which applies alike to every person desiring to appeal, whether a party to the record or not, is that he must have a direct interest in the subject matter of the particular litigation, otherwise he can have no standing to appeal. And not only must a party desiring to appeal have a direct interest in the particular question litigated, but his interest must be immediate and pecuniary, and not a remote consequence of the judgment. The interest must also be substantial.'" To be thus aggrieved the interest of the party must be adversely affected by the order, judgment or decree appealed from. Thus in Atlee Estate, 406 Pa. 528, 532, 178 A.2d 722, 724 (1962), this Court said: "A party is 'aggrieved' when he is directly and adversely affected by a judgment, decree or order and has some pecuniary interest which is thereby injuriously affected."

The interest which must be thus invaded must be one in which the appellant has a right to be protected. Thus in Elliott Estate, 388 Pa. 321, 131 A.2d 357 (1957), where a co-trustee sought to appeal from a court decree refusing to vacate a previous order finding the settlor unable to take care of his property and appointing a guardian of his estate, the co-trustee was held to have no standing. Quoting Musser's Estate, 341 Pa. 1, 17 A.2d 411 (1941), it was said that neither the trustee's abstract interest in seeing the settlor's intent carried out "nor his concrete interest in his fees" would be sufficient to make him aggrieved. He must, for example, be surcharged, or be protecting the rights of those unable to act for themselves. In other words, to be aggrieved a party must have suffered the invasion of a legal right.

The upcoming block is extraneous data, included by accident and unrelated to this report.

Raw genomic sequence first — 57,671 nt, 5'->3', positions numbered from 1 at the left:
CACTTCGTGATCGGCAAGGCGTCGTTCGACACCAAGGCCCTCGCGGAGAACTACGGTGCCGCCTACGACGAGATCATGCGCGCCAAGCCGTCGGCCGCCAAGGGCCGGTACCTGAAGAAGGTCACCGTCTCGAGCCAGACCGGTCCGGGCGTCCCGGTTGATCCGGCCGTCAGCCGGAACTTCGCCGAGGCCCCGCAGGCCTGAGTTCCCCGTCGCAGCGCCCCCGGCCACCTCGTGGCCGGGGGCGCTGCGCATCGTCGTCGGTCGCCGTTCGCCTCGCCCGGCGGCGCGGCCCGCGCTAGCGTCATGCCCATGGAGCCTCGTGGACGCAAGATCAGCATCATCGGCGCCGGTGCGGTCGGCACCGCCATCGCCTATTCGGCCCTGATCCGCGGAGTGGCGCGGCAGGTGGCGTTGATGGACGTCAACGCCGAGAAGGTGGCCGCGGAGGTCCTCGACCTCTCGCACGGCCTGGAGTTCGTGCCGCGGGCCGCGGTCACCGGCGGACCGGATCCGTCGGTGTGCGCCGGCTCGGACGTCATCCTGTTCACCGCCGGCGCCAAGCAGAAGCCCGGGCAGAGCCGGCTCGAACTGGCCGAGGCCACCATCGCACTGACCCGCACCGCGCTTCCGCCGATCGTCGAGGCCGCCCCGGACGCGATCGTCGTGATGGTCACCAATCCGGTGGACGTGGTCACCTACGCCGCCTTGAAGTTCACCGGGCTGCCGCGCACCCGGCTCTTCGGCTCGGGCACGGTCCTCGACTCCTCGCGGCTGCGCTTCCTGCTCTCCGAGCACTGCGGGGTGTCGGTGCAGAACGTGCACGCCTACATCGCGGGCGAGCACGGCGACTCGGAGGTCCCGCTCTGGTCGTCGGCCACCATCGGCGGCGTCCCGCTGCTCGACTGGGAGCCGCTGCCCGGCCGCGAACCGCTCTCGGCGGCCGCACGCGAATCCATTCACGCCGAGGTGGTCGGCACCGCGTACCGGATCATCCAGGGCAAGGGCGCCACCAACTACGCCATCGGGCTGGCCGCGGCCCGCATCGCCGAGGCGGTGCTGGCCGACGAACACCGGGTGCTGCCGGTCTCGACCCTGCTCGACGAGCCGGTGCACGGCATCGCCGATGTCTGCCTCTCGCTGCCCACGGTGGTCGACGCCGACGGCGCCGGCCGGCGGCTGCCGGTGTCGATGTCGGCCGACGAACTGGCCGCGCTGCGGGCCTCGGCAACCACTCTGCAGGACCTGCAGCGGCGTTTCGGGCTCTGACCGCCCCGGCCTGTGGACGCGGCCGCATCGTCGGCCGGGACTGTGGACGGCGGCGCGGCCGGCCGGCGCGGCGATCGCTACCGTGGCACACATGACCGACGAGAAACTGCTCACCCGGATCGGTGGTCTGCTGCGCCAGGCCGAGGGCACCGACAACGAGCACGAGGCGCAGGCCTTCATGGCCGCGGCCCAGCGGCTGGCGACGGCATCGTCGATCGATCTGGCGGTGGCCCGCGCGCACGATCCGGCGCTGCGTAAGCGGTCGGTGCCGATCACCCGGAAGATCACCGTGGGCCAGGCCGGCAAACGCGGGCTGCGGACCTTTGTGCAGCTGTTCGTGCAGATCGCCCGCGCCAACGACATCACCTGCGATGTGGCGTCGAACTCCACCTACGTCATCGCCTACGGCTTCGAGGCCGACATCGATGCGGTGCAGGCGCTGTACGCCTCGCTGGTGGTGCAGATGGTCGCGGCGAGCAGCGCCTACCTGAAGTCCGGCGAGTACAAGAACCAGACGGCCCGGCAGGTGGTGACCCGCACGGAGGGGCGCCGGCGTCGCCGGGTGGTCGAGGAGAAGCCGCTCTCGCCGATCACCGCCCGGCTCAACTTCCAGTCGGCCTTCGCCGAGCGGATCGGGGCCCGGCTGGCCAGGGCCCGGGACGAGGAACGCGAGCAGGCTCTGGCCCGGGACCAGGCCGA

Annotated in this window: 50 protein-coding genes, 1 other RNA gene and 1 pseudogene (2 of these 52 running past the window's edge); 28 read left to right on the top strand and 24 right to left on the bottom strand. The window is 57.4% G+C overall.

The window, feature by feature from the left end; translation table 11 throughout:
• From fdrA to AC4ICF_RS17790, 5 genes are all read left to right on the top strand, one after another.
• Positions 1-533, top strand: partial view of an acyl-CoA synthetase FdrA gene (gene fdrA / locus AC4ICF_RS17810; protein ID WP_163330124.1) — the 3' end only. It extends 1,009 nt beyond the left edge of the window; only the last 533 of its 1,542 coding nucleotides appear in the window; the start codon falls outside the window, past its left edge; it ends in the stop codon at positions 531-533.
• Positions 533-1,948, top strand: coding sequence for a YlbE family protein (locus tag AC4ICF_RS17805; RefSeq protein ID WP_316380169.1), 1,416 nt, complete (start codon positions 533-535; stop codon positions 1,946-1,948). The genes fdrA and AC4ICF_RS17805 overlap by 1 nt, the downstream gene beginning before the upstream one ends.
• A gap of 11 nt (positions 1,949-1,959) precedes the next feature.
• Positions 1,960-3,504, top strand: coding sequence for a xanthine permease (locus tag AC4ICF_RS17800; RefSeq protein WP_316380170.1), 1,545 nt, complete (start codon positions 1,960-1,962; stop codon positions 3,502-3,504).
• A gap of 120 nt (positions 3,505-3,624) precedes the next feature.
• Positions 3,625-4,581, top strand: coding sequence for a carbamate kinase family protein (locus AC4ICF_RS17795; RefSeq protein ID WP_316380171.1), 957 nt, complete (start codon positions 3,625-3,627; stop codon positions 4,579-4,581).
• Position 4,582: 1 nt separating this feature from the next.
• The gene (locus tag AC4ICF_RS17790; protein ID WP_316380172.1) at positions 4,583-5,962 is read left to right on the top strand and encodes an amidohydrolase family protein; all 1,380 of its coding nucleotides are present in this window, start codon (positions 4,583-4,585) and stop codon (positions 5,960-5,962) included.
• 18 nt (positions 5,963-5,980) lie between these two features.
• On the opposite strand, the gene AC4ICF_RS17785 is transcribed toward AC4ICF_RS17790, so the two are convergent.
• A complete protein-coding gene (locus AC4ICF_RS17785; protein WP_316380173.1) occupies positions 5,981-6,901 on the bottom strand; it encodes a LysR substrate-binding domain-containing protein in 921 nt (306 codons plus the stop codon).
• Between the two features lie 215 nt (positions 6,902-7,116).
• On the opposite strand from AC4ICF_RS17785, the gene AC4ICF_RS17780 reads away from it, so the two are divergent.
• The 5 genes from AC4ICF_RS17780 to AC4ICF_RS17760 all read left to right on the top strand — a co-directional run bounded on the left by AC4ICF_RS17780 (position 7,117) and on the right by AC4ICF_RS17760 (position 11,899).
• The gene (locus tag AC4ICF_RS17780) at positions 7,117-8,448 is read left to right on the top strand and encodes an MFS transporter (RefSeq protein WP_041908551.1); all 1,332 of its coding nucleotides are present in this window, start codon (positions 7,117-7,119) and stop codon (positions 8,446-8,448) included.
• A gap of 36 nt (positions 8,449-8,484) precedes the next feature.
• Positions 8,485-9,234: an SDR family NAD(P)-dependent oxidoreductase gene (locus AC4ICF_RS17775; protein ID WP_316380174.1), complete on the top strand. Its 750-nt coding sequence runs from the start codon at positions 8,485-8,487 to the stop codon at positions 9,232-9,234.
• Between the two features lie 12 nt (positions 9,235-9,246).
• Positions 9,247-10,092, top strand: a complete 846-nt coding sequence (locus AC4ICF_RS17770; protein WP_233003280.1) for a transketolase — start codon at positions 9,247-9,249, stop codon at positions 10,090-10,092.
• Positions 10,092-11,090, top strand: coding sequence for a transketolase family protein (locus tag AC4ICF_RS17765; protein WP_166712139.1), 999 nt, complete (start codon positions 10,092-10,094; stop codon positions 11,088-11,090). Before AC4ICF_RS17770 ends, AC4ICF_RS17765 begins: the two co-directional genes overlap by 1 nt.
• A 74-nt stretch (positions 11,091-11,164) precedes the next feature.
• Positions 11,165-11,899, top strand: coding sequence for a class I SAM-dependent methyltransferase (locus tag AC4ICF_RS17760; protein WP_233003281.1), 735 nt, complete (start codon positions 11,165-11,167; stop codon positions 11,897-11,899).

To determine what the rights of the party are it is necessary to look to the Act as well as the pertinent facts. Keystone Raceway Corporation v. State Harness Racing Commission, 405 Pa. 1, 173 A.2d 97 (1961). The Act vests in the commission the power and imposes

[ 420 Pa. Page 552]

    upon it the duty to provide a reasonable return to the producer and dealer. Act of April 28, 1937, P. L. 417, § 801, as amended, 31 P.S. § 700j-801. Colteryahn Sanitary Dairy v. Milk Control Commission of Pennsylvania, 332 Pa. 15, 1 A.2d 775 (1938). The appellant's right is only to this reasonable return, and it so recognizes in its brief.

In order to appeal, appellant must allege that the return would not be reasonable. This it did not do. Nor could it have done so, since appellant's profit and loss statement presented at the hearings for the contested order showed an operating profit of 3.29 percent of sales before taxes under the prior order, admittedly a reasonable return. The new order allowing a greater differential between store-sold and home-delivered milk, although not as large as sought by the appellant, should tend to increase this percentage of profit.

Appellant may not complain because its profit is not maximized. Elliott Estate, supra.

Order affirmed.


Order affirmed.

Dissenting Opinion by Mr. Justice Roberts:

I must dissent from the majority's unreasonably strained and narrow construction of the term "any person aggrieved" as contained in the Milk Control Law, Act of April 28, 1937, P. L. 417, 31 P.S. § 700j-901 to preclude the standing of Louden Hill Farm to appeal the action of the Milk Control Commission.

Louden Hill has a direct interest in any regulation of the Milk Control Commission which prescribes the price at which it may sell its milk. Surely such interest is immediate, pecuniary and substantial. I fear that the majority has confused the question of the soundness of Louden Hill's position on the merits with the question of its standing to litigate the issue. While I express no opinion on the merits of its position, I

[ 420 Pa. Page 553]

    must conclude that Louden Hill fits squarely within the intent and language of the Act and, therefore, has standing to appeal.